It wasn’t easy balancing the fantastical elements with the reality. I think perhaps placing a very normal woman, with vices and insecurities, stuffed-down dreams and hidden hopes in that scenario helped. I also wanted Delphie to react to these occurrences in the same way that I would. The knowledge that they’re batshit crazy, but are absolutely happening so you better deal with it.

Delphie spends much of the novel trekking about London as if she’s a tourist (visiting a musical theatre bar, a drawing class, a silent disco, and a lavish costume gala). Although most of these events make her uncomfortable, Delphie is undoubtedly drawn to the arts throughout the book – how has your relationship to the arts influenced Delphie’s story?

I hadn’t realised how many of these activities were artistic until this question!

I guess these are the things that I’m obsessed with and find fun to write about which, hopefully, shines through in the novel!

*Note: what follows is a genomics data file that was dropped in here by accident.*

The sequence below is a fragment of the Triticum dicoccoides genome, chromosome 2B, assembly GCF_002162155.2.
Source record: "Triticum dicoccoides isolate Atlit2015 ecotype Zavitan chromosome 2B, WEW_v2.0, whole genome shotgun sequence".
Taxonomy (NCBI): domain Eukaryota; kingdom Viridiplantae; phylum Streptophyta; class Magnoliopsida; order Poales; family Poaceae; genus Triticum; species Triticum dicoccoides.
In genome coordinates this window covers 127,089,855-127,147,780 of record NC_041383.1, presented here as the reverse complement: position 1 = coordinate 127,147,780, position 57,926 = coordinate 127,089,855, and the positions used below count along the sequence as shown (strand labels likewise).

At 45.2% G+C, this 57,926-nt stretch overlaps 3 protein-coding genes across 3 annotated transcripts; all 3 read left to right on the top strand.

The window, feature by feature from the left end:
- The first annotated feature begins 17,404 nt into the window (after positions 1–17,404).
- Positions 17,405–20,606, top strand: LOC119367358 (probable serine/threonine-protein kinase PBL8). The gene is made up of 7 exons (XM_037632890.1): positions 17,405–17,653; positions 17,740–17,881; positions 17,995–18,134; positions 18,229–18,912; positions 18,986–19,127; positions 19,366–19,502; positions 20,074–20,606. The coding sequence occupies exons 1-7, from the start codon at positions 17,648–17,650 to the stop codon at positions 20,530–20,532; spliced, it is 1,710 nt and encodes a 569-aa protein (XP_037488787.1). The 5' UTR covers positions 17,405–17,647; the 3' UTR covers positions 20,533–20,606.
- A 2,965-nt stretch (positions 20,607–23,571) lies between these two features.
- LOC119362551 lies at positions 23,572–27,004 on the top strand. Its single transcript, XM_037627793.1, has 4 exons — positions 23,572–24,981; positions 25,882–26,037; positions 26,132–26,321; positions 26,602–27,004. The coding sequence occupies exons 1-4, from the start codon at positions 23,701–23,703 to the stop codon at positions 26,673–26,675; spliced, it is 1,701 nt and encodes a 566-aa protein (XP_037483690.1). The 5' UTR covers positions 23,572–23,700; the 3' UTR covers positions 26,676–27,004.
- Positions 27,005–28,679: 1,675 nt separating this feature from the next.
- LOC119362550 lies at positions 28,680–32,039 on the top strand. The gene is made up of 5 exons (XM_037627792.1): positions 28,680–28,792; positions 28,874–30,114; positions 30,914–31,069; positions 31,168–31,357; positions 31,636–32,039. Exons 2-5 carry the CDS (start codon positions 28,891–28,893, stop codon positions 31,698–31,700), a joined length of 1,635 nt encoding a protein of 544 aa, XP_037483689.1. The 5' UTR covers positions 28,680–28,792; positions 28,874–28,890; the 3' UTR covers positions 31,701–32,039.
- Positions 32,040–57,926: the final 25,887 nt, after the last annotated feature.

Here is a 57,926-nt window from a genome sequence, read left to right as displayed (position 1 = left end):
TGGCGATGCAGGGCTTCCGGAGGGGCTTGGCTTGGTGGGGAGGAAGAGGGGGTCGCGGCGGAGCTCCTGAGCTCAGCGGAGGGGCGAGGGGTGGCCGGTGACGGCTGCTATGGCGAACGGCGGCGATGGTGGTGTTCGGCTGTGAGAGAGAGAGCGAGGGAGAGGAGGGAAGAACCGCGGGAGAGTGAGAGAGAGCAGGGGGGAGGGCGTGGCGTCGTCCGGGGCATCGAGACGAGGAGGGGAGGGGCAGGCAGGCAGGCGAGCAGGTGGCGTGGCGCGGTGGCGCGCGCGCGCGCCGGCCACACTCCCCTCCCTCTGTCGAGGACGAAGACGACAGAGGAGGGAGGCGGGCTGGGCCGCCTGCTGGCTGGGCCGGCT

I also think that artistic endeavours allow people to get out of their heads and into their bodies and hearts – Delphie needed to connect with those simple pleasures of music and art to realise that she still could feel wondrous about life. Sometimes when you’re in the pits, all you need is that little shimmer of delight to know that life is worth fighting for and that your heart is still capable of hope. Those delight shimmers, for me, come very much in the form of music and theatre and colours.

Delphie must step far outside her comfort zone on her quest to find Mr. Right. Why do you think readers find ‘fish out of water’ characters so compelling?

Probably because we’ve all been a fish out of water at some point!

I spend much of my life feeling like a fish out of water, to be honest.